• September 25th, 2018
Login / Register

Spotlight on Bank Charges

By Wezi Tjaronda WINDHOEK Namibian consumers want the Parliamentary Standing Committee on Economics, Natural Resources and Public Administration to investigate whether the country's banks are colluding with each other to keep banking charges high. They want Parliament to also look into other issues such as how the high bank charges have contributed to the mushrooming of the cash loans business, the existence of discrimination on racial grounds and also the existence of restrictive laws that discourage competition in the sector. Despite the existence of four commercial banks in the country, consumers say, all the banks charge high fees that leave them with no alternative, which could point to the fact that there is collusion. "It is interesting to note that despite the presence of at least four commercial banks, the bank charges still remain very high. Therefore, could you investigate if there is collusion between the banks and make such collusion illegal," said Michael Gaweseb of the recently established Namibia Consumer Association. These concerns were raised at a public hearing on bank fees, which was held last Friday by the standing committee to hear people's concerns and how the situation could be solved. The hearing was not well attended as was anticipated, considering the public outcry on the cost of banking services in the country. They also want the sector to have some competition, which might result in reduced fees. Steve Gericke in his submission said although banks perform an essential service, there is a perception that "the four banks represent a monopoly and operate in collusion to fix banking fees". Milton Louw, Secretary of the ICT Alliance told the committee the high level of non-performing loans led to many institutions to recoup their losses and to provide themselves with profit through high interest and "innovative" banking charges. Due to the vastness of the country, it has been said that it is expensive to take banking services to the very remote rural masses. But at the same time, Gericke said it looked like Namibia was unwilling to attract more banks to ensure a competitive environment. He said Utah, one of the states in the United States of America with 1.6 million people, has 16 banks and wondered why Namibia with close to 2 million inhabitants only has four banks. In addition, Gaweseb said if more competition was brought into the sector, charges would not be that expensive. "If more competition would lower charges, then I would suggest that parliament relax restrictive laws (if any) in order to enable foreign investors to enter that sector or simply to do whatever is in its power to create a conducive environment," he said. A Finscope study carried out in 2004 found that 45 percent of the Namibian population remained unbanked partly due to the unaffordability of banking services. These people among others keep their earnings in tin cans underground, under mattresses and pillows. Ulli Eins hinted that while many people did not have money, those that have it and have attempted to open bank accounts have their money "eaten up by the innovative banking charges". Due to this, consumers have called for the transformation of the banking sector, which will enable the end users "not to feel captive to a monopolistic system" and also to empower the previously disadvantaged and those that have been left out. Committee member Johan de Waal said the banking situation presented the country with an opportunity for other players to come into the sector especially with a banking system for poor people. With the two options at present being banks and cash loans, de Waal said, "We need something in between to stop people from going to cash loans."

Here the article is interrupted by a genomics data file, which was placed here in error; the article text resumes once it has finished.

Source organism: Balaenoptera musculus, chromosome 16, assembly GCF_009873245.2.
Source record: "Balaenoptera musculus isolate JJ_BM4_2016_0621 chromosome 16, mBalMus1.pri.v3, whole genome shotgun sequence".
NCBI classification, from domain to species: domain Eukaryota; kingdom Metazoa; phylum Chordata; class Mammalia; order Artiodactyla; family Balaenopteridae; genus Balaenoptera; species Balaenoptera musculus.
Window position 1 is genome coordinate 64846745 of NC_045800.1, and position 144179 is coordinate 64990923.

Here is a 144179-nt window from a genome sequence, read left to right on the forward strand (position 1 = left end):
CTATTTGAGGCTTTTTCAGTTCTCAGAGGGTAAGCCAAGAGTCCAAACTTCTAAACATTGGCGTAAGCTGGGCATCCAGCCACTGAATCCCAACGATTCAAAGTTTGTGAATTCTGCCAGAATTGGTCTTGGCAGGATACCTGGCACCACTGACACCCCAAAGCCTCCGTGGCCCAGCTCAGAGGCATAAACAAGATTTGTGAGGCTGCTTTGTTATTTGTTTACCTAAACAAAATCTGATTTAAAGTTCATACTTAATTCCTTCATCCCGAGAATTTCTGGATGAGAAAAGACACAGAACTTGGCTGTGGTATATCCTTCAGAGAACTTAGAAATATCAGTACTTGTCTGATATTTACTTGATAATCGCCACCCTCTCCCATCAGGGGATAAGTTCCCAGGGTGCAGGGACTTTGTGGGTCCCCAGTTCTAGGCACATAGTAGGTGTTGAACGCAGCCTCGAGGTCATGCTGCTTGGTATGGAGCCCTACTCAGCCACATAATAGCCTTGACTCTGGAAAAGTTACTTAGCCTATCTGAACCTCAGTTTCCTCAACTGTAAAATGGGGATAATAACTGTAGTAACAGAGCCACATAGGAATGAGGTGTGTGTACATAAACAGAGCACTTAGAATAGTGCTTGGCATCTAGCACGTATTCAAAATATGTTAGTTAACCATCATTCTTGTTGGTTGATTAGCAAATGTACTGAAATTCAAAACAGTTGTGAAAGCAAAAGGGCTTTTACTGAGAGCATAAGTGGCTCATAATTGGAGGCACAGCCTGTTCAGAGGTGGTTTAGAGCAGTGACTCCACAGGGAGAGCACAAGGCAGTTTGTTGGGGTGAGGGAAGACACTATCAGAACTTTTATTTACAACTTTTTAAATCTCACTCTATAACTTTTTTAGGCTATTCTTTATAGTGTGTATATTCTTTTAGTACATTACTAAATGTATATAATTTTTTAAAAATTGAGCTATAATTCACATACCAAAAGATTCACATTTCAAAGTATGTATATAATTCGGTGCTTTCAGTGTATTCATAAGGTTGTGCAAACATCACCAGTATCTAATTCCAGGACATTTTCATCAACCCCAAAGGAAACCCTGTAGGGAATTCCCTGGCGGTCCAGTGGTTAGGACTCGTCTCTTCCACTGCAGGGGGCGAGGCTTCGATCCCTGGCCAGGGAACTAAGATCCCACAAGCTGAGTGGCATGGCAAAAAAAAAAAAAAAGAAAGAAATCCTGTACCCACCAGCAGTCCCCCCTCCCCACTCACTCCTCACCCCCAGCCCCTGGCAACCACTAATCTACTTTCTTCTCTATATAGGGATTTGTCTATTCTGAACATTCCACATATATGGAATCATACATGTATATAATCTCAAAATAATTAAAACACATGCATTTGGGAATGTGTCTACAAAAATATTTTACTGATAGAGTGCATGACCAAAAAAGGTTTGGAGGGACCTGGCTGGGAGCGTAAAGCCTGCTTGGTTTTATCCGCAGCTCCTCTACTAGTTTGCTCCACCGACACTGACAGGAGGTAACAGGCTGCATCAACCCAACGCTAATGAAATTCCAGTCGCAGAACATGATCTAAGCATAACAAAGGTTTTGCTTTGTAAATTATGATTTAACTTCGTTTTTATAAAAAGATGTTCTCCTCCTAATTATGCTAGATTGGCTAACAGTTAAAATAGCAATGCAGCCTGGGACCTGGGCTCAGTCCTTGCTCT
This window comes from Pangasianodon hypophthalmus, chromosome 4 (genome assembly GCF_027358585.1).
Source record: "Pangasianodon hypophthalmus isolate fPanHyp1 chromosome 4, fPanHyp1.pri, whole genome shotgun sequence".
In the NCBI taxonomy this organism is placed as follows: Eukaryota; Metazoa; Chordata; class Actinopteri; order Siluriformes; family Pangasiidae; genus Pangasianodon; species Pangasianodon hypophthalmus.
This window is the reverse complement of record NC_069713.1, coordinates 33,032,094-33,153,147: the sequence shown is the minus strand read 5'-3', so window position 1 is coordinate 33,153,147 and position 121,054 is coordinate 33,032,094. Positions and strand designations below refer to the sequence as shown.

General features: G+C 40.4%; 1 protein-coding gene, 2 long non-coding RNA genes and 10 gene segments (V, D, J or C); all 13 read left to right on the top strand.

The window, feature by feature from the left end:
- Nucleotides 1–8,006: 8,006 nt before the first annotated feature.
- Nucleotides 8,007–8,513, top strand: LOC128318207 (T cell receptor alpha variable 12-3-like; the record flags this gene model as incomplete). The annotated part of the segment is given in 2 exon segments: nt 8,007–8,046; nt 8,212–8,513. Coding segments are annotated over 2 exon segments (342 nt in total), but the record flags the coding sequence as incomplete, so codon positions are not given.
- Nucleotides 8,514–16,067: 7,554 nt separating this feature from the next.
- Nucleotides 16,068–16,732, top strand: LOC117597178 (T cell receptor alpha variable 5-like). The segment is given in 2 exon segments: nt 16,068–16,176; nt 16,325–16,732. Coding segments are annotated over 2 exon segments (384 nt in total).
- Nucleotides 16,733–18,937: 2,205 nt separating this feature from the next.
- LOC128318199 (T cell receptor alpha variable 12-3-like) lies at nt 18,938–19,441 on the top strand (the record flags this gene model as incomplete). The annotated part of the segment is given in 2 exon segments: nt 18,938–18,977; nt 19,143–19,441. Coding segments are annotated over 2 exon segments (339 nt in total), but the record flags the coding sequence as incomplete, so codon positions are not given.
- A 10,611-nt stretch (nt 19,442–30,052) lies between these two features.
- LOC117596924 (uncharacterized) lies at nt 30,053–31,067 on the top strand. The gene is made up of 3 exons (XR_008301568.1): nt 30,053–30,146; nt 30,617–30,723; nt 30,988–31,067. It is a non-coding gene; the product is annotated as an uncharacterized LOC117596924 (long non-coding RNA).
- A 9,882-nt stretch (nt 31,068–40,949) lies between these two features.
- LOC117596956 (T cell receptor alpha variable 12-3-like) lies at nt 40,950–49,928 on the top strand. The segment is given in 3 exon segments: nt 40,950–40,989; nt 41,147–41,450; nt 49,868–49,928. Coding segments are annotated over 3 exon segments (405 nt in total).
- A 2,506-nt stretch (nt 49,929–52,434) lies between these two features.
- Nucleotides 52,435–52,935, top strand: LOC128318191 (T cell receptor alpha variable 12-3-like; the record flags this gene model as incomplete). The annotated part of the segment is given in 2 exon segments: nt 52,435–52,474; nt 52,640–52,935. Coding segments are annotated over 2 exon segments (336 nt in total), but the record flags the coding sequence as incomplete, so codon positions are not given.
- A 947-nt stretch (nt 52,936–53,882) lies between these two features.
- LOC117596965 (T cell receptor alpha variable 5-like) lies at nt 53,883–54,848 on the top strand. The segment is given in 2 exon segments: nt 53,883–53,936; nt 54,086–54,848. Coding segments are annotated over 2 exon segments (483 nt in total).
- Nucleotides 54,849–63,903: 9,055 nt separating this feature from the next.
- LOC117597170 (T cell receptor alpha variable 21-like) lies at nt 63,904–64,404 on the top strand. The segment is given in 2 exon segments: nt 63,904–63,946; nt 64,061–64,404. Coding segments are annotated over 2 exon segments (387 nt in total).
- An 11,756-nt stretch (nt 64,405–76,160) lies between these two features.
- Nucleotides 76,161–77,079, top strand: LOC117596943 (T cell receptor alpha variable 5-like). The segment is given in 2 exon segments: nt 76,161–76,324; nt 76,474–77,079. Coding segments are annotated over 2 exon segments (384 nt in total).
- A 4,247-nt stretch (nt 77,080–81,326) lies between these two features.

2006-07-17 00:00:00 12 years ago
Share on social media

Be the first to post a comment...